Welcome to the latest issue of Denis Poole’s Secret Garden, the page that offers a British perspective on the very best from the world of smooth jazz and classic soul. Saxophonist Michael Lington has been a force in contemporary jazz since the 1997 release of his eponymous debut on NuGroove Records. Since then his stature has continued to rise, first with the 2002 project (and his only recording on Marcus Johnson’s Three Keys label) Everything Must Change and again during his tenure at Rendezvous with Stay With Me and A Song For You in 2004 and 2006 respectively. Along the way the debut album has been re-released twice, in 2001 on Samson and then again in 2003 on the Copenhagen label. Now Lington has come full circle by reconnecting with David Chackler and the resurgent nuGroove Records for his brand new CD Heat.
A native of Denmark, Michael Lington is the grandson of well-known Danish band leader Otto Lington who was an early proponent of jazz in Scandinavia. Michael began his performing career as a member of the world-renowned Tivoli Boys Guard and, after completing a degree in music, managed his own recording studio. After touring regularly throughout Europe he relocated to Los Angeles in 1990 and with the assistance of producer Mark Schulman quickly became part of the then emerging smooth jazz scene. Lington is and always has been a tremendous live player. Early opportunities in this respect came when he joined Bobby Caldwell’s renowned touring band and most recently he has performed as part of the sold out, coast to coast Barry Manilow tour. As Manilow himself puts it "Michael Lington is one hell of a sax player. He absolutely brought down the house every night on my arena tour."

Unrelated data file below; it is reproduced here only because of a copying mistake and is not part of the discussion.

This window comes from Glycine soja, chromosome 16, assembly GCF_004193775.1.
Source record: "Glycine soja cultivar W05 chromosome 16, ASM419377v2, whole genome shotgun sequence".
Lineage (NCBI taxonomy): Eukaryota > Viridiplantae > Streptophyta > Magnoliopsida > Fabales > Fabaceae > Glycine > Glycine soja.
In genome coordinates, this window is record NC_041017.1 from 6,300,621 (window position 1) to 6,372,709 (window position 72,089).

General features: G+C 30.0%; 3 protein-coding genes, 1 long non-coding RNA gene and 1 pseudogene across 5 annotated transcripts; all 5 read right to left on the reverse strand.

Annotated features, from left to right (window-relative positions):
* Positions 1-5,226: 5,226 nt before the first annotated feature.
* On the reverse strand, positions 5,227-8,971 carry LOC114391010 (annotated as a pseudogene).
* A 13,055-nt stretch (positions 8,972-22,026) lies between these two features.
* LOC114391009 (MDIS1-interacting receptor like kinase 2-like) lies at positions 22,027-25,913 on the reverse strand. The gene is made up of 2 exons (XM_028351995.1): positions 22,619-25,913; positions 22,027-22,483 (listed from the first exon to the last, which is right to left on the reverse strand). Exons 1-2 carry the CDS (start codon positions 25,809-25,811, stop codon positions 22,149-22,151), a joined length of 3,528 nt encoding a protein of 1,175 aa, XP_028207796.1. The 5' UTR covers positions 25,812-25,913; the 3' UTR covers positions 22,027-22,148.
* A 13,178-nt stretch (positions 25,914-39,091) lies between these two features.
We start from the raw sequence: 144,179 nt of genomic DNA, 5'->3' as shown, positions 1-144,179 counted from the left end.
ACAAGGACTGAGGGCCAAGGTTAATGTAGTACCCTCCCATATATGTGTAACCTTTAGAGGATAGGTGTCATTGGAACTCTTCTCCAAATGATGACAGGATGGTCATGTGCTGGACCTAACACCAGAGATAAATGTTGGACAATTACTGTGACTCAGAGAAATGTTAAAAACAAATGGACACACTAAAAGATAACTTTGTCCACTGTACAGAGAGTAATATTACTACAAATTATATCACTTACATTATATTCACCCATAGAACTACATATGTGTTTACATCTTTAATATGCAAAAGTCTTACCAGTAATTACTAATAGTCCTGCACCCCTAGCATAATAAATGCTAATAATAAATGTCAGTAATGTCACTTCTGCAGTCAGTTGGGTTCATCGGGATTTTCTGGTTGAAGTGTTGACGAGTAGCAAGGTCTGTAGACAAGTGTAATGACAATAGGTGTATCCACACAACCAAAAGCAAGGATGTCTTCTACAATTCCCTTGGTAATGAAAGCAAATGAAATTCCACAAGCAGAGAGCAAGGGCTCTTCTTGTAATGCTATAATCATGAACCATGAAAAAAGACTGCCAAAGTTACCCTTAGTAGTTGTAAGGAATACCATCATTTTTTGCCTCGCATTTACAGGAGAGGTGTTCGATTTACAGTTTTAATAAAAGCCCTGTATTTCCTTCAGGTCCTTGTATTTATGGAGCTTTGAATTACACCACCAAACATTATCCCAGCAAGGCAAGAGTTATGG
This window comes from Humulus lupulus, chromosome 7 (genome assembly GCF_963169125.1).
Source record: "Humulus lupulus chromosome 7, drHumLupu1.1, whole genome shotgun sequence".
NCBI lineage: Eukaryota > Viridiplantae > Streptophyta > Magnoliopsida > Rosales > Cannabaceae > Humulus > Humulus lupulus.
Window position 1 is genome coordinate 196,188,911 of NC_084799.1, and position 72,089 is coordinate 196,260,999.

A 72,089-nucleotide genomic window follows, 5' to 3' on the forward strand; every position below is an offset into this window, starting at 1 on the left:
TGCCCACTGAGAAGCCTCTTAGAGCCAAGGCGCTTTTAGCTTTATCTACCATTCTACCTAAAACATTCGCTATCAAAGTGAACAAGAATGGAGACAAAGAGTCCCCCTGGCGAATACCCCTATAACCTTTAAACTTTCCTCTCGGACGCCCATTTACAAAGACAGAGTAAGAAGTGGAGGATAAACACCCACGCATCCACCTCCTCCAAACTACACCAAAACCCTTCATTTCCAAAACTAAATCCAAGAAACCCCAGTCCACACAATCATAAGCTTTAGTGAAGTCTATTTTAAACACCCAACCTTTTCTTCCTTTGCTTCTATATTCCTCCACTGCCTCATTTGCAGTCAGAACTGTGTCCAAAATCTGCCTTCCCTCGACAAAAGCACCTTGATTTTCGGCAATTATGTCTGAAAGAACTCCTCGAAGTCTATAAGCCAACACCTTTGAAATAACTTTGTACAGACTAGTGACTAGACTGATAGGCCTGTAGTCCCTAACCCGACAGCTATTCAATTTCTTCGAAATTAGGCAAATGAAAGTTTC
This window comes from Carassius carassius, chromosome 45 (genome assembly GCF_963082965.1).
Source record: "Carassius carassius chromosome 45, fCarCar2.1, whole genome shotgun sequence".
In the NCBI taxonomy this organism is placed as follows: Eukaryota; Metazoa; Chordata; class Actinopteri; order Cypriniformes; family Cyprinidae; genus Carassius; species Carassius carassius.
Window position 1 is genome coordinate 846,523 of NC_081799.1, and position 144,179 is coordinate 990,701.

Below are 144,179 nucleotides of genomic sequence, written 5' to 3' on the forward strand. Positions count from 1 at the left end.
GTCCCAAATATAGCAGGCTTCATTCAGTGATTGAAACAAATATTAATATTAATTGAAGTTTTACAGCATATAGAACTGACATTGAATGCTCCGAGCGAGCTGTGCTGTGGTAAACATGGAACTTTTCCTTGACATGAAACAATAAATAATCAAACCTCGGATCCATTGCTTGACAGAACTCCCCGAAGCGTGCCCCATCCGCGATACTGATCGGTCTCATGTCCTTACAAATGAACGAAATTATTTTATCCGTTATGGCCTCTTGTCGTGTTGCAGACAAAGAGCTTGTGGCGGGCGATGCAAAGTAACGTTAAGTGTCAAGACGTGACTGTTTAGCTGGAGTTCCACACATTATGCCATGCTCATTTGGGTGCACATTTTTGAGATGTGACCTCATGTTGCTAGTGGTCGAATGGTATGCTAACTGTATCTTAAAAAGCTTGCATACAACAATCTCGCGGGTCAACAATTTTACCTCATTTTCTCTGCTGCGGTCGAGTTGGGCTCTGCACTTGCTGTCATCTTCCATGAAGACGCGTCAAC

Heat is right up there with Lington’s best work and totally in sync with the high quality music that nuGroove routinely delivers. It kicks off with the powerful and uplifting ‘You And I’ that is currently making its mark on the chart of most played on smooth jazz radio across the USA but quickly relaxes into the melodic ‘Chuva’. In fact the contrast between these two tracks is a metaphor for the entire collection. Up tempo grooves such as the thumping ‘Memphis’ blend delightfully with more turned down numbers of which ‘Ladyland’ is a great example. ‘Ocean Drive’ is another knockout illustration of Lington’s strident playing while ‘Angelina’, with a stunningly beautiful piano intro from Greg Phillinganes, quickly morphs into more of Lington’s compelling virtuosity. His faithful rendition of Gerry Rafferty’s ‘Baker Street’ finds American Idol’s Ace Young delivering a more than credible vocal while it’s the unmistakable voice of Aaron Neville that lights up the emotionally charged ‘That’s When You Save Me’.
The expansive ‘Nostalgia’ provides a fittingly grandiose end to a remarkable body of work but a Secret Garden favorite remains ‘Shout About Ya’ that, complete with a pop tinged vocal from Keely Hawkes, is so infectious it hurts.
For more visit Michael’s website at www.michaellington.comPosted by Denis Poole at November 11, 2008 5:48 PM